[1] The picture is someone staring tacitly.   It is from a source that I assume is public domain.  

[2] Guzzo, Linda R. “Case Study: The Transfer of Tacit Knowledge from Community College Full-Time to Adjunct Faculty.” ProQuest LLC, ProQuest LLC, 1 Jan. 2013. Retrieved from  EBSCOhost,  

Sunday, September 16, 2018

All Correct and 100% Useless


All Correct and 100%  Useless

We have all grown to depend on error messages to correct computer mistakes.  Spell-checking and grammar checking have helped us become better writers and present.  Programs such as PowerPoint are a vast improvement over the 35mm slides we prepared in the pre-computer days.  I have always searched for the stretching the limits of my PowerPoint knowledge.  A few weeks ago, I learned the PowerPoint presentation could produce a video MP4 files by just a “save as” command.  I saved a file and this error message popped up.


For this test I had only one media file.  The error message does not tell me what is wrong with the media.  Many hours of experimentation I learned this message means --  Microsoft Office cannot save MP3 audio files when creating MP4 video files.  However, WAV files can be saved without conversion or problems.  The message was accurate, but useless.

Creating a Video PPT File

Creating video file for your PowerPoint presentation gives you control and security over what users can do with your information.  The end users cannot change or edit your file and you can add audio narration, music, or other sounds.  Users do not need PowerPoint to see the video.


Start by going to the File menu. Choose Export. Choose Create video.  Choose the presentation quality and the options for slide timings.  If you created slide timings when you made the show, you may use them or a selection a standard timing for that will apply to all of the slides.  Then click on Create Video.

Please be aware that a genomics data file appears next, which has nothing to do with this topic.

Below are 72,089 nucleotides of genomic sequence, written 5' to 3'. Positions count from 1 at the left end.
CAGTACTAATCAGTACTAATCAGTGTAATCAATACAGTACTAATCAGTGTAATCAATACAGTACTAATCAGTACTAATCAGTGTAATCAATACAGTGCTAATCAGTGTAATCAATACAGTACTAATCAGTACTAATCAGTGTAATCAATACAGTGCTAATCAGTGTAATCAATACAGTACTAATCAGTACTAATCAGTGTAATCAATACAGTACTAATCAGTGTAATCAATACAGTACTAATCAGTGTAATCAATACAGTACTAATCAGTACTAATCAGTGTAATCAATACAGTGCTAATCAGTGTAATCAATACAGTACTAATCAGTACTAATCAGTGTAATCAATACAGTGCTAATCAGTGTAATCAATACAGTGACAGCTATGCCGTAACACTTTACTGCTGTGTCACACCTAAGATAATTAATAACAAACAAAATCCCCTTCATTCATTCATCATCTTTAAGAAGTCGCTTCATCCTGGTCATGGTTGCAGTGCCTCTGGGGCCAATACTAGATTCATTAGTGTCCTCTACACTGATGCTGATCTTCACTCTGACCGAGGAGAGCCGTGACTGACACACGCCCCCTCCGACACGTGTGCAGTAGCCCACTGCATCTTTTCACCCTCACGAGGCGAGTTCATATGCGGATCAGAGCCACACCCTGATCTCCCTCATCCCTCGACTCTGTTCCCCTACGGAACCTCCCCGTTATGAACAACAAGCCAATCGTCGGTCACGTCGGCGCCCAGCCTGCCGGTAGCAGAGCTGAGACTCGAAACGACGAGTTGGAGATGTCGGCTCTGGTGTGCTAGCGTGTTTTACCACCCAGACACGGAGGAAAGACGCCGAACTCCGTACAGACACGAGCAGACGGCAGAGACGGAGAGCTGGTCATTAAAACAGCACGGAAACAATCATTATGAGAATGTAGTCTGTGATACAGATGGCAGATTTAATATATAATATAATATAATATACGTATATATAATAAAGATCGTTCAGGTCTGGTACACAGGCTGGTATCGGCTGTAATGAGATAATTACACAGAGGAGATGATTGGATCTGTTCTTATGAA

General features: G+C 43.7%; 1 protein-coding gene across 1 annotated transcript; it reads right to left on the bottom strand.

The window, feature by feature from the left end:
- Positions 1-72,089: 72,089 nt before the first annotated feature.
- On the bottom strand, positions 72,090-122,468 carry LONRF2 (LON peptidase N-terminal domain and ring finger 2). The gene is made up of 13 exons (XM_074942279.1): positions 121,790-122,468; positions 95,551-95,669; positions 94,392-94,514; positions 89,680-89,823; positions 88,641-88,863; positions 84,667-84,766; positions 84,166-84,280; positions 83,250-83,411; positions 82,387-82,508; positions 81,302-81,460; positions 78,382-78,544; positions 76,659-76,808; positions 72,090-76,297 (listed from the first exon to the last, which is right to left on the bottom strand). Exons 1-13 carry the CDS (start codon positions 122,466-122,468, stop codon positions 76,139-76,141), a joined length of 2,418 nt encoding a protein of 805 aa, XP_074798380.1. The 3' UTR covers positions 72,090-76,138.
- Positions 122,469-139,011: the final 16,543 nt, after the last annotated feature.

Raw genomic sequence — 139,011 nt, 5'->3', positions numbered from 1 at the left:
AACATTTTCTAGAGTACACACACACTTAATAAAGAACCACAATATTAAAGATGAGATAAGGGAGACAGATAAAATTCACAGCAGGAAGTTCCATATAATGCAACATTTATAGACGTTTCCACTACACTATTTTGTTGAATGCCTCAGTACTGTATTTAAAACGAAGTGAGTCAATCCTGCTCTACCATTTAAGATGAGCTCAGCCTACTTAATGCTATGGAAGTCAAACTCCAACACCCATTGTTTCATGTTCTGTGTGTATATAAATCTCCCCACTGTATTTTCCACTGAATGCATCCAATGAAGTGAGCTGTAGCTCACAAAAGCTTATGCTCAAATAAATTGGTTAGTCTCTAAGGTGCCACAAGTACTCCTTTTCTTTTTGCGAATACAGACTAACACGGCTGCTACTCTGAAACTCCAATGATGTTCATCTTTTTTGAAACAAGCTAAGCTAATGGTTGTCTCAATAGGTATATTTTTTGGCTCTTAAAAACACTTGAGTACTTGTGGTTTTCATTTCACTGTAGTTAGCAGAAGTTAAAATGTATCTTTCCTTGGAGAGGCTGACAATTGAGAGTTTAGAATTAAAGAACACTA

Audio in MP3 format cannot be used for PPT videos.  PowerPoint saves audio in WAV format.  Files may be converted with audio programs such as Audacity.  If you don’t convert the file to WAV, another program can be used to add the recording to the completed video.  I used a free online system called Add Audio to Video.  (http://www.addaudiotovideo.com/)   This web page asks you to upload the MP4 file and the audio file.  Make sure the timing on the audio is what you want to match the slide set.  Add Audio has many options.  I choose add audio to video.    In a few moments, your file will be converted, and you can download it. 

The MP4 video is immediately viewable on your computer.  If you want to share it, use one of the video sharing services such as YouTube, Vimeo, or Screencast.  You will have to determine which works best for you.  I choose the free version of Screencast http://www.screencast.com/users/dstuhlman because it has no ads or promos as YouTube. The free version limits storage size and monthly downloads.  Screencast gives a URL to share that will send users to the file and play it.  The other option is an embedded viewer that can be added to a web page.  The viewer size may be changed.  You are done and may tell people the URL for the video.